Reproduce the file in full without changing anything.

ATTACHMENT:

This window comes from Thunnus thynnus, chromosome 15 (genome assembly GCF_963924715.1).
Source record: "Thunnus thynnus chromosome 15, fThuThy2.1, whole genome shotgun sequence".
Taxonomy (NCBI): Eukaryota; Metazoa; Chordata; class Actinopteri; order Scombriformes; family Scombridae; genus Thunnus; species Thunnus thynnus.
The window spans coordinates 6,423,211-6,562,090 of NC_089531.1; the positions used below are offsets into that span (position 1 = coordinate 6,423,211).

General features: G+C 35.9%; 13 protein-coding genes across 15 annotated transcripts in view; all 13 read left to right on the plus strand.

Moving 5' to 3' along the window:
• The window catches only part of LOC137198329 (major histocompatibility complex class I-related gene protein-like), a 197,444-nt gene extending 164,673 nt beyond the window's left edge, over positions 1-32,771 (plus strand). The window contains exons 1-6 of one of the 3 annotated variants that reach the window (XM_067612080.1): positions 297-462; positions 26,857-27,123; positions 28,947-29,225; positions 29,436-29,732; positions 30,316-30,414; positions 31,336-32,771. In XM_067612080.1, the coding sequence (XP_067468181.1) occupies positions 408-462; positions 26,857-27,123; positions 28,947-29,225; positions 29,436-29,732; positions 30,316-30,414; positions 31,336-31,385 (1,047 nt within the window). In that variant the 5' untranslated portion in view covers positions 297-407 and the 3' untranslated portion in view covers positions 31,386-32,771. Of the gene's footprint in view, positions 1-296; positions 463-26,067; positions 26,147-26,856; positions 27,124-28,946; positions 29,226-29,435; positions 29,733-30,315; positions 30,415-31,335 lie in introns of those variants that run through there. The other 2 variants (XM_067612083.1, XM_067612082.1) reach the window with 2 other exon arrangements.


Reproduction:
This window comes from Thunnus thynnus, chromosome 15 (genome assembly GCF_963924715.1).
Source record: "Thunnus thynnus chromosome 15, fThuThy2.1, whole genome shotgun sequence".
Taxonomy (NCBI): Eukaryota; Metazoa; Chordata; class Actinopteri; order Scombriformes; family Scombridae; genus Thunnus; species Thunnus thynnus.
The window spans coordinates 6,423,211-6,562,090 of NC_089531.1; the positions used below are offsets into that span (position 1 = coordinate 6,423,211).

General features: G+C 35.9%; 13 protein-coding genes across 15 annotated transcripts in view; all 13 read left to right on the plus strand.

Moving 5' to 3' along the window:
• The window catches only part of LOC137198329 (major histocompatibility complex class I-related gene protein-like), a 197,444-nt gene extending 164,673 nt beyond the window's left edge, over positions 1-32,771 (plus strand). The window contains exons 1-6 of one of the 3 annotated variants that reach the window (XM_067612080.1): positions 297-462; positions 26,857-27,123; positions 28,947-29,225; positions 29,436-29,732; positions 30,316-30,414; positions 31,336-32,771. In XM_067612080.1, the coding sequence (XP_067468181.1) occupies positions 408-462; positions 26,857-27,123; positions 28,947-29,225; positions 29,436-29,732; positions 30,316-30,414; positions 31,336-31,385 (1,047 nt within the window). In that variant the 5' untranslated portion in view covers positions 297-407 and the 3' untranslated portion in view covers positions 31,386-32,771. Of the gene's footprint in view, positions 1-296; positions 463-26,067; positions 26,147-26,856; positions 27,124-28,946; positions 29,226-29,435; positions 29,733-30,315; positions 30,415-31,335 lie in introns of those variants that run through there. The other 2 variants (XM_067612083.1, XM_067612082.1) reach the window with 2 other exon arrangements.